Really interesting submission, reminds me of a idea I saw somewhere for a tesseract based dungeon where there were only 6 rooms but many, many ways to get to each one and depending on how you got there the gravity would be different... (if I find the link I will post it.)
Interesting things could be done with 'reverse weight' equipment (armor anyone? Or combine materials from both (say, in forging metal or just mix components and get a zero weight item) and certainly I foresee lots of interesting cultural interactions (PC's start up a embassy?) Pick a culture that is interesting enough in its own right that does not have a analogue in your setting, and work your way up from there. The 'gravity issue' is a interesting cultural barrier where communication is possible but there are still issues...
...what happens if people from this world and the other one have children? Zero-gravity babies? Or does the baby pick up the 'gravity' of the mother (which makes sense in a matter-based system of tracking)...
...though if its a matter based system of tracking, visitors spending enough time on the other side and eating the food will eventually switch orientation. Which could be cool. Especially during said zero-gravity transition period. This works well on a world that has been canonically declared 'flat'.
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P.S. I think I found the original article, for those interested. I say 'think' because I remember a more clearly laid out map of what the rooms would look like connected together. It was Dragon Magazine, issues 17 and 38, or both in the Compendium. Gravity was subjectively consistent (no reversal of gravity doors) but objects (or creatures) in the room could have a different gravity then your own, based on how they got to that room.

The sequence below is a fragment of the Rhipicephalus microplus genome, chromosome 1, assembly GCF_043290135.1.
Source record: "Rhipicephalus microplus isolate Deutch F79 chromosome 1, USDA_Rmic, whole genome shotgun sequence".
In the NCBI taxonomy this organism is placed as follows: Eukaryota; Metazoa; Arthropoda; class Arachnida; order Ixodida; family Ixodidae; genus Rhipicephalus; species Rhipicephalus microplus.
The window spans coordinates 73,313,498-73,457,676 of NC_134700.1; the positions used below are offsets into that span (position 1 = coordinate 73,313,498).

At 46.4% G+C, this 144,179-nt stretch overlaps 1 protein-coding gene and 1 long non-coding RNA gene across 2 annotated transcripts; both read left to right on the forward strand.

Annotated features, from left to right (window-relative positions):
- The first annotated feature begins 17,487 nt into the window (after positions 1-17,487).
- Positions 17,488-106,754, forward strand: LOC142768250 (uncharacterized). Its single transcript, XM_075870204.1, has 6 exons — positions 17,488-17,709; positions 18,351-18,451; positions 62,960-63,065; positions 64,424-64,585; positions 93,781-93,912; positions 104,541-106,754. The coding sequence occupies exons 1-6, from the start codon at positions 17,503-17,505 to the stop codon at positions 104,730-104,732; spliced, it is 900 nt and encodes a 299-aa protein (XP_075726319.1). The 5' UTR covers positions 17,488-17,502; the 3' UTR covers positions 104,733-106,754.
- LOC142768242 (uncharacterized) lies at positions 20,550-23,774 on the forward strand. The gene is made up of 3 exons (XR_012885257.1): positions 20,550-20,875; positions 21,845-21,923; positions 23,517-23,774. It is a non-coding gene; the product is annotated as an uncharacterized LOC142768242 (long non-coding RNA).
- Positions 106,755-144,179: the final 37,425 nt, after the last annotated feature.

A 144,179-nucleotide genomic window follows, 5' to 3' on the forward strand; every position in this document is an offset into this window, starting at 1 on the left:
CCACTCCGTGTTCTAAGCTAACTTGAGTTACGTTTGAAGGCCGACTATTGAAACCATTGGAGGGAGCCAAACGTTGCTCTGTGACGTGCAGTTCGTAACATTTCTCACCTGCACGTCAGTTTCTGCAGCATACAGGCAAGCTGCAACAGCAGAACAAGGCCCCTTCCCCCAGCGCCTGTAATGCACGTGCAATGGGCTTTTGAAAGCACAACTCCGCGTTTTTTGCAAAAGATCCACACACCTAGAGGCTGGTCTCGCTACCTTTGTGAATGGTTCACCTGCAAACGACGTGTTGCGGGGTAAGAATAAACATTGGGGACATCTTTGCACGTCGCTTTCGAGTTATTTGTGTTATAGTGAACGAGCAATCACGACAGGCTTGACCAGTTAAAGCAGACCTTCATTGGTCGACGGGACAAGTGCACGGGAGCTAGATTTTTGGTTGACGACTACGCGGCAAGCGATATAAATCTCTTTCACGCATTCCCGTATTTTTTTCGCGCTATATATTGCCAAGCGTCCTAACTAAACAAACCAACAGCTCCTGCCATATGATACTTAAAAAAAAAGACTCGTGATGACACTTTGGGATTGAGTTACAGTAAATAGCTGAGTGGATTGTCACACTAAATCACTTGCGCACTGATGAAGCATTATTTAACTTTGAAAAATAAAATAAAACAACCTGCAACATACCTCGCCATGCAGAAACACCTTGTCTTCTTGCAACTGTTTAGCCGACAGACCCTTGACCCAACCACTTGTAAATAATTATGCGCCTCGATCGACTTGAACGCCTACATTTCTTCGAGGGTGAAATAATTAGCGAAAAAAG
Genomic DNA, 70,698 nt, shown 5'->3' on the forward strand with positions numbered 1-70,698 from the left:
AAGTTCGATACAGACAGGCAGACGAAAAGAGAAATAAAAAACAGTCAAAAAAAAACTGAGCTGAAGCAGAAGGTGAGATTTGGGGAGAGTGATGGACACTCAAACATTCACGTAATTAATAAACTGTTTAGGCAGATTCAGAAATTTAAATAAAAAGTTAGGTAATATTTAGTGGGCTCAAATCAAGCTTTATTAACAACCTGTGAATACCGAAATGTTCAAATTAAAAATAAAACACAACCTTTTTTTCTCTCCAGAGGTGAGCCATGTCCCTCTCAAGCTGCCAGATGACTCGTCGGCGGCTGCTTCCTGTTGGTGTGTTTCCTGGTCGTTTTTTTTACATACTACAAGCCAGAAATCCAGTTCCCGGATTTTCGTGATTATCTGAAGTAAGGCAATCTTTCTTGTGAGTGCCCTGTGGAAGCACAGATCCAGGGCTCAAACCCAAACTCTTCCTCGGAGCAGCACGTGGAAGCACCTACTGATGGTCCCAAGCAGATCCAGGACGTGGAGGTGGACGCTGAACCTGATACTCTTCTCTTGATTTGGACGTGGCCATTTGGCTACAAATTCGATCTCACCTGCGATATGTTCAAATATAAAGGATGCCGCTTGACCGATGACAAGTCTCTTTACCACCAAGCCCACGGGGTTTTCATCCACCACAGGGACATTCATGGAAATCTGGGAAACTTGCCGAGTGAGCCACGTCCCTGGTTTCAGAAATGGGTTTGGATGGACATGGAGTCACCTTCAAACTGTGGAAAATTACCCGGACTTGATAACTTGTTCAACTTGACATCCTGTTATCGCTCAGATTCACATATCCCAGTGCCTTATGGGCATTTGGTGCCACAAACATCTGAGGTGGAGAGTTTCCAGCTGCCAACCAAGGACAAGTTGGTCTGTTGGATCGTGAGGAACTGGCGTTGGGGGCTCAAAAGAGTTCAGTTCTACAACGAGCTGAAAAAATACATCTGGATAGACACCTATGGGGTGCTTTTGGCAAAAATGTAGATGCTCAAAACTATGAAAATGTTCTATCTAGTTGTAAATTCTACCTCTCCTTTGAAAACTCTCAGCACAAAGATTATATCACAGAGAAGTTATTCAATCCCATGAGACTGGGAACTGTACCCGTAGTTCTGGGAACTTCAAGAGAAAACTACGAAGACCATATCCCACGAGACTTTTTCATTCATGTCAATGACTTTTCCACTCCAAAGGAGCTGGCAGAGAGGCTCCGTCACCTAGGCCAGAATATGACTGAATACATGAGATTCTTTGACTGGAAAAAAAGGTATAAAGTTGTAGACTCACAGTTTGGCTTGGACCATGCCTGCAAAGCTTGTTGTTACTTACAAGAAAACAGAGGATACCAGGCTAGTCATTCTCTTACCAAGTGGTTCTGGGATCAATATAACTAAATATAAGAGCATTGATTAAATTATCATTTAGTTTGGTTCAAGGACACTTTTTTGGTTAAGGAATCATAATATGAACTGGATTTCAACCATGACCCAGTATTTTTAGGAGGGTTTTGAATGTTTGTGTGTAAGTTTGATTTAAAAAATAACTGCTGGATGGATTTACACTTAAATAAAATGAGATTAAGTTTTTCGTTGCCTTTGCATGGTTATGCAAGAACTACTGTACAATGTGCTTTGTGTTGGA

This is simple, straightforward, and elegantly done. It makes me wonder what other sorts of wonders exist in such a world.
If I ever had cause to send the players out on a scavenger hunt, I would include a shard of the sun and/or the moon and then make them work to discover this place. And, perhaps, by having them go to both places they might learn something by what each says about the other. (Not that they'd want them to stop their rivalry! That would be apocalyptic :P )Go to Comment
Quick added scenerio thoughts:
- The characters do end up freeing some innocents causing the overall count to go down below 2024 number and nobody really noticed. Usually they have more than that so it isn't an issue but the years of peace have slowly limited the crimes that call for death.
- The King, after years of slowly gaining support for ending this barbaric custom, finally succeeds in canceling it for the year. Instead they pardon 2024 of the lesser criminals or simply don't kill them.
For either of those, what is the outcome of not meeting the requirement? Loss of all the battles that year? The return of Tyragorn to complete his attack? Does the king survive the year as proof that the tradition is foul or is the kingdom ruined?
- Those that believe in the curse to the depth of their bones go out and assassinate or kill 2024 people anyway regardless of the king's intention. So even if they king protects his subject from that fate, those that believe and fear the curse will simply go on a killing spree to fulfill the need.
Now he has to decide to I continue the custom and spare the innocent citizens or fight those that would defy his decision.
Awesome. I like it because there is so much you can do with it. You have a benevolent ruler that does it as a matter of course or you can get a bastard (in the attitude sense, not the offspring) that brings the torture and defilement into the main city.
Then there are so many little plots and twists you can throw around that could have as wide reaching reprecussions as you want. If they don't sacrifice then anything that happens in the world against the kingdom can be tagged part of the curse.